Week in review: Googly eyes

Amid the holiday buzz, there were some deals struck this week, including a major one between America Online and Google.

'Twas the week before Christmas and as shoppers hit the stores, deals were brewing behind closed doors.

In a week otherwise dominated by holiday parties and retail buzz, Google and America Online made some big news Tuesday by announcing a long-rumored partnership.

Google will invest $1 billion for a 5 percent stake in Time Warner's America Online unit as part of a partnership that expands their existing search engine deal to include collaboration on advertising, instant messaging and video.

Google also is offering a $300 million credit that AOL can use to buy keyword-based ads from Google. Google will become the only shareholder in AOL other than Time Warner. Google also will have "certain customary minority shareholder rights, including those associated with any future sale or public offering of AOL," the companies said in a statement.

CNET News.com reader Nathan Boyle said the deal isn't so much about the future of AOL "because it doesn't have one."

"This is a war over who gets to feed on the carcass of AOL," he wrote. "I don't think we should look at this in terms of what AOL will become with help from Google. I think we should view it in terms of how does Google parlay this in the long term. This was a poker game against (Microsoft), and Google won."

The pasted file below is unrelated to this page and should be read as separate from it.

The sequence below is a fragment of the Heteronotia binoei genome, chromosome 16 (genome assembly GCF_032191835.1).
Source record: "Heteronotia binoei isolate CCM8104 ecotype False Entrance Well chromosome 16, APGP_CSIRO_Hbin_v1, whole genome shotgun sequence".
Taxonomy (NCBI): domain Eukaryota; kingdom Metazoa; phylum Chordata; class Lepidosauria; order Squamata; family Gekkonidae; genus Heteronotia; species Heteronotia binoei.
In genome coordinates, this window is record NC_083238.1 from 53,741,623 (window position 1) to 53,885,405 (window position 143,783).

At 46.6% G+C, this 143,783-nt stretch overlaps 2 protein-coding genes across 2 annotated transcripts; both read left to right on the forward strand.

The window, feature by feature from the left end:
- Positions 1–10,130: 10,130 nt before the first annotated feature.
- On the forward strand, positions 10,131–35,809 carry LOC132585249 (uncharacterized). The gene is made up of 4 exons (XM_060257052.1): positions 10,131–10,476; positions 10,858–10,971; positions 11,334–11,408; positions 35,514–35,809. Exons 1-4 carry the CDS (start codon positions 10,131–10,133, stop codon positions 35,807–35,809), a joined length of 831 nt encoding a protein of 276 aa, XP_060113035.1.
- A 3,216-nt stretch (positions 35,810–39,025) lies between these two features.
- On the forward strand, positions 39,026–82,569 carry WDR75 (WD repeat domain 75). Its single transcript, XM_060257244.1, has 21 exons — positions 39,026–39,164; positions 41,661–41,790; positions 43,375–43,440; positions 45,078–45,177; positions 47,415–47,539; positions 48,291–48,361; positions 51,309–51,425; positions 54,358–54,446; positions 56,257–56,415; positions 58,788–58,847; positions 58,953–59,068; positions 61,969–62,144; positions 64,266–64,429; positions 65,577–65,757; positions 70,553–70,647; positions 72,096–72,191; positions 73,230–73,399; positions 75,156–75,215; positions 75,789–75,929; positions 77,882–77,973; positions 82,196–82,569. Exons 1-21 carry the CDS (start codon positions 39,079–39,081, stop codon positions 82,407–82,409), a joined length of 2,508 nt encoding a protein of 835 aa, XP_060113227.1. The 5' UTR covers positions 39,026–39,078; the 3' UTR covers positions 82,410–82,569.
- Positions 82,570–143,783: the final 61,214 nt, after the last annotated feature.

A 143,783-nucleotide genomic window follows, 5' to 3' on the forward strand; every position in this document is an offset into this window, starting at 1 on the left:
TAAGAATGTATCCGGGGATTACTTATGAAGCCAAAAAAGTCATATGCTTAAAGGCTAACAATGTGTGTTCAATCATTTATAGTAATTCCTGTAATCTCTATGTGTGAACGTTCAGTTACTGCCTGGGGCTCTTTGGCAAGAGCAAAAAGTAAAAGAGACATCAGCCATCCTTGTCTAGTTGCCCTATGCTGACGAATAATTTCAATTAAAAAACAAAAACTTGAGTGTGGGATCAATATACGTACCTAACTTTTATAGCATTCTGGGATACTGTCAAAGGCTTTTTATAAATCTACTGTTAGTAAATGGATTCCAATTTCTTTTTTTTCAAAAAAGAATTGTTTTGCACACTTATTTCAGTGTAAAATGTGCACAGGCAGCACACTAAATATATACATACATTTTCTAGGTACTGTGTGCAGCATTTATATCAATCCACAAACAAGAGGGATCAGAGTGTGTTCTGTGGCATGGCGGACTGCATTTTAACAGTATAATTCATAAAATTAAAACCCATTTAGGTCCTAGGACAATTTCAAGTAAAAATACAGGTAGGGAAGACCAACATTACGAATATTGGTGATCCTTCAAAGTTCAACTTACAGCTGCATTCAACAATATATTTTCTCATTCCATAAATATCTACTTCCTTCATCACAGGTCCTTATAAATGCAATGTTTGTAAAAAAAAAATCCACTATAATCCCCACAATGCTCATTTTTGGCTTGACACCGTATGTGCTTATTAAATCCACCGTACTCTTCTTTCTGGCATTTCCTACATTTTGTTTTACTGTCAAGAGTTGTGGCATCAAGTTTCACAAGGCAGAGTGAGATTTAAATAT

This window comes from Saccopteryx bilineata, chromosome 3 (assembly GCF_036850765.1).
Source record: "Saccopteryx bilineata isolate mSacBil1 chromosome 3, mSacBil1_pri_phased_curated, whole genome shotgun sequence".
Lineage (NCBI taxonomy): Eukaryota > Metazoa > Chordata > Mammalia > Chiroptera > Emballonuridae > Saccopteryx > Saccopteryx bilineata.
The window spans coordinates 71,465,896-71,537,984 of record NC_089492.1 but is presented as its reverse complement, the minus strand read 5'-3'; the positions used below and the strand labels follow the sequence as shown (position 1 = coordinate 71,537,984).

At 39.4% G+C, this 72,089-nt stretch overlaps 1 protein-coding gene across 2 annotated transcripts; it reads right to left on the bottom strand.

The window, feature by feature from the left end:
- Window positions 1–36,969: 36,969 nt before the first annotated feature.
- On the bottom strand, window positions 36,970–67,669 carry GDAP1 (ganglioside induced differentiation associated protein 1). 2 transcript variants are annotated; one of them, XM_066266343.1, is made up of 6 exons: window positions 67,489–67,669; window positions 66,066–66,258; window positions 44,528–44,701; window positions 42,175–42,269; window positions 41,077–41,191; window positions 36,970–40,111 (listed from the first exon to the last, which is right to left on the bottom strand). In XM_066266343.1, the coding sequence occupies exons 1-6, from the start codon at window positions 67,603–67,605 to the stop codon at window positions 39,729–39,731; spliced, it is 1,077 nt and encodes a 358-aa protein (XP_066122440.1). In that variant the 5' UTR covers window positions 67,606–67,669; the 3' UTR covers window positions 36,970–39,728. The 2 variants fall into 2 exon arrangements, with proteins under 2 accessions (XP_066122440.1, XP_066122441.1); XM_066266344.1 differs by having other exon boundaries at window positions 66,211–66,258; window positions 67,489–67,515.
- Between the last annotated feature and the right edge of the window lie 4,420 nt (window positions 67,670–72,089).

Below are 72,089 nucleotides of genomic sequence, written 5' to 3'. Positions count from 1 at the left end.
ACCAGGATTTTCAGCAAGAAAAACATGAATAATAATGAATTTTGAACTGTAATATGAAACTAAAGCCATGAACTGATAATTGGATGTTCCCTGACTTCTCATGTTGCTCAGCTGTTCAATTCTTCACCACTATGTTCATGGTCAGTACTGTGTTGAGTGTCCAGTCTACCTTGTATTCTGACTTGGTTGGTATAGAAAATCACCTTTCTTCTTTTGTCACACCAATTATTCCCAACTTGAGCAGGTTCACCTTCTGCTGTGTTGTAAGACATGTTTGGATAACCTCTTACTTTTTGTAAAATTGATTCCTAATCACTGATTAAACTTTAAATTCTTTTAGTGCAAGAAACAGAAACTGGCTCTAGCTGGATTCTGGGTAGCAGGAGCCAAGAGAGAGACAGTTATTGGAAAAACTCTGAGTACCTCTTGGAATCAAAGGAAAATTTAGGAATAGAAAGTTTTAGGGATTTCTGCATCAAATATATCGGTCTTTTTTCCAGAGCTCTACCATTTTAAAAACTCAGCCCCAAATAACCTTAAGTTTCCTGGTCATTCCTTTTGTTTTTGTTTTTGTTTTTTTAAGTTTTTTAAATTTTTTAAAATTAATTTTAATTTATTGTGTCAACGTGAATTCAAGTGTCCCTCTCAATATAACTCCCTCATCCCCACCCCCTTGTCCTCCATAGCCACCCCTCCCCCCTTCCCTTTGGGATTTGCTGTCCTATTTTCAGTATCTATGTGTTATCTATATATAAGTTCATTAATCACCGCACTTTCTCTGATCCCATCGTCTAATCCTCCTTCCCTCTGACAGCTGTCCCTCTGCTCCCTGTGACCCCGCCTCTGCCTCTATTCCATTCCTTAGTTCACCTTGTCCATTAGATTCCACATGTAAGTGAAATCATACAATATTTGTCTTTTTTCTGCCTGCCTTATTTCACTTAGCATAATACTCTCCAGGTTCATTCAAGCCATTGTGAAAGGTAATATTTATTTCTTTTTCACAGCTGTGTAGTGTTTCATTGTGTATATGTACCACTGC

The deal leaves Microsoft out in the cold after months of negotiations with Time Warner over AOL's search business. Microsoft was on the verge of striking a deal before the surprise turn in Google's favor late last week.

Speaking of Microsoft, Google settled with the software giant in the lawsuit filed over the hiring of Kai-Fu Lee, an expert in speech recognition technology and the man who founded Microsoft's China research lab in the late 1990s. The settlement was made public late Thursday.

Google announced in July its plans to hire Lee to head up its China research lab. Microsoft immediately filed suit in Washington against Lee and Google, arguing that Lee was violating a one-year noncompete agreement that was part of his Microsoft contract.

The tug-of-war over Lee was seen as Microsoft's latest attempt to thwart Google's growing influence. The two have increasingly crossed swords, and Mountain View, Calif.-based Google won an important round with the aforementioned deal with AOL.

But the game isn't over for jilted suitor Microsoft. Microsoft plans to leverage its desktop market dominance to compete with Google on search and advertising, analysts said Wednesday.

In other deal news, IBM made two acquisition announcements. First, Big Blue said Tuesday that it has acquired Bowstreet in its quest to tightly integrate the portal development tools of its longtime partner into its service-oriented architecture strategy.